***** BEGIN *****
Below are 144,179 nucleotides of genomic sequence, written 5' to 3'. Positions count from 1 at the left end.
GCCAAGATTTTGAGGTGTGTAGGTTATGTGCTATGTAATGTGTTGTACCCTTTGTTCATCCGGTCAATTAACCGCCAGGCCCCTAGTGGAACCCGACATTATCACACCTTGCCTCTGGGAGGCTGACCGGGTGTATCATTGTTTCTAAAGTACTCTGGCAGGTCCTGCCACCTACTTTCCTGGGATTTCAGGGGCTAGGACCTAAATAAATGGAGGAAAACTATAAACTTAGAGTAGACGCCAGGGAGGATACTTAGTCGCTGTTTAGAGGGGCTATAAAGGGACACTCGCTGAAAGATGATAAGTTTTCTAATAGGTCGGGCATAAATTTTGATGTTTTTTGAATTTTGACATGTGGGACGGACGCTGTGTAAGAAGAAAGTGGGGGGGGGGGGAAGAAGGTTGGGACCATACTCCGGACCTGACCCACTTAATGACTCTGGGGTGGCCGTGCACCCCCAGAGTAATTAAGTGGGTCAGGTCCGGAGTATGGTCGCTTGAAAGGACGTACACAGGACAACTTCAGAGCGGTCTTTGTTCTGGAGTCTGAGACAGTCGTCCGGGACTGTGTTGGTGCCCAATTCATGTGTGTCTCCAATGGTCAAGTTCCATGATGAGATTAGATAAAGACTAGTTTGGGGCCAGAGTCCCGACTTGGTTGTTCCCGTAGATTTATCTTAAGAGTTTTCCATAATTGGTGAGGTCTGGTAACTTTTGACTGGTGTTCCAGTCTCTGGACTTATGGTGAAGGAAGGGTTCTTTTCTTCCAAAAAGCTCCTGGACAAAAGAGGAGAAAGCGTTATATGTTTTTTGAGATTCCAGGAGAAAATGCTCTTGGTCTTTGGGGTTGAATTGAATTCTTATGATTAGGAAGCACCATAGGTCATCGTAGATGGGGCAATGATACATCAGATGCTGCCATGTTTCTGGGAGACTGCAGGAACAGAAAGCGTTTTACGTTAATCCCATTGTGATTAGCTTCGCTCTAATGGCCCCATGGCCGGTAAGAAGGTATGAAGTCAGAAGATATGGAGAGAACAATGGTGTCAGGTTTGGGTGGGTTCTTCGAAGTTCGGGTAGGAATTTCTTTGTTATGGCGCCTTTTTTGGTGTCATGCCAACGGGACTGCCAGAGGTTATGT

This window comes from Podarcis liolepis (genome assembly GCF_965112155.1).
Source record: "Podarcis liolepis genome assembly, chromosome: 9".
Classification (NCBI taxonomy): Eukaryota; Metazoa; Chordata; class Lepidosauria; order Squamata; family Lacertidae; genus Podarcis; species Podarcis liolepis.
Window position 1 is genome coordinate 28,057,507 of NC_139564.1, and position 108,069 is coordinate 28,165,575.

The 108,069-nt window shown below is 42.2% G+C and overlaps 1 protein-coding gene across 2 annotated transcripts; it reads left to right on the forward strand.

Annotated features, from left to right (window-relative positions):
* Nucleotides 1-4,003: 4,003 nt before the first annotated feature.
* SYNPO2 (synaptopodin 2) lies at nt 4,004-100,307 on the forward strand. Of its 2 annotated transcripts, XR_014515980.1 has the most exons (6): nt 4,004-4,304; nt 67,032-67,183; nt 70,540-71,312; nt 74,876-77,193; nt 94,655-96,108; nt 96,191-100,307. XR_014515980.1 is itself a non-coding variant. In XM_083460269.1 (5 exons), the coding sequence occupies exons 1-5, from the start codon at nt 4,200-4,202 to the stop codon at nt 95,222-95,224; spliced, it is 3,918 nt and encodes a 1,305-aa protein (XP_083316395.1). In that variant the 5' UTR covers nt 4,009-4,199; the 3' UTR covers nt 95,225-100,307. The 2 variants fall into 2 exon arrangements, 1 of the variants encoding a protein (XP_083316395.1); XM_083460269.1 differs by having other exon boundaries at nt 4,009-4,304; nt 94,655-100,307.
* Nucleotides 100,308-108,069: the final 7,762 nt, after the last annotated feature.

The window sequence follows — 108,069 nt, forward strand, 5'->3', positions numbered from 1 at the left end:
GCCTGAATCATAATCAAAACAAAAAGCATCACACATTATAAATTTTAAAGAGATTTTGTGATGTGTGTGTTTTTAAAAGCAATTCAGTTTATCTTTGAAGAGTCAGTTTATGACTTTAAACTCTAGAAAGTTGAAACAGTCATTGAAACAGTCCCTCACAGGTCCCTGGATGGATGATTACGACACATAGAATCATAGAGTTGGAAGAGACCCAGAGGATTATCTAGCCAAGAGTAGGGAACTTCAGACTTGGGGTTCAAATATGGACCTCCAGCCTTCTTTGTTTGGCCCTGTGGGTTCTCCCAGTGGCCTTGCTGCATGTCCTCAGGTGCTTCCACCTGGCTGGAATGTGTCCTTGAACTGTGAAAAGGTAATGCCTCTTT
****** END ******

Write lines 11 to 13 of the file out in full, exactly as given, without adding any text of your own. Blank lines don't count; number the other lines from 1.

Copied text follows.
* Nucleotides 100,308-108,069: the final 7,762 nt, after the last annotated feature.

The window sequence follows — 108,069 nt, forward strand, 5'->3', positions numbered from 1 at the left end:
GCCTGAATCATAATCAAAACAAAAAGCATCACACATTATAAATTTTAAAGAGATTTTGTGATGTGTGTGTTTTTAAAAGCAATTCAGTTTATCTTTGAAGAGTCAGTTTATGACTTTAAACTCTAGAAAGTTGAAACAGTCATTGAAACAGTCCCTCACAGGTCCCTGGATGGATGATTACGACACATAGAATCATAGAGTTGGAAGAGACCCAGAGGATTATCTAGCCAAGAGTAGGGAACTTCAGACTTGGGGTTCAAATATGGACCTCCAGCCTTCTTTGTTTGGCCCTGTGGGTTCTCCCAGTGGCCTTGCTGCATGTCCTCAGGTGCTTCCACCTGGCTGGAATGTGTCCTTGAACTGTGAAAAGGTAATGCCTCTTT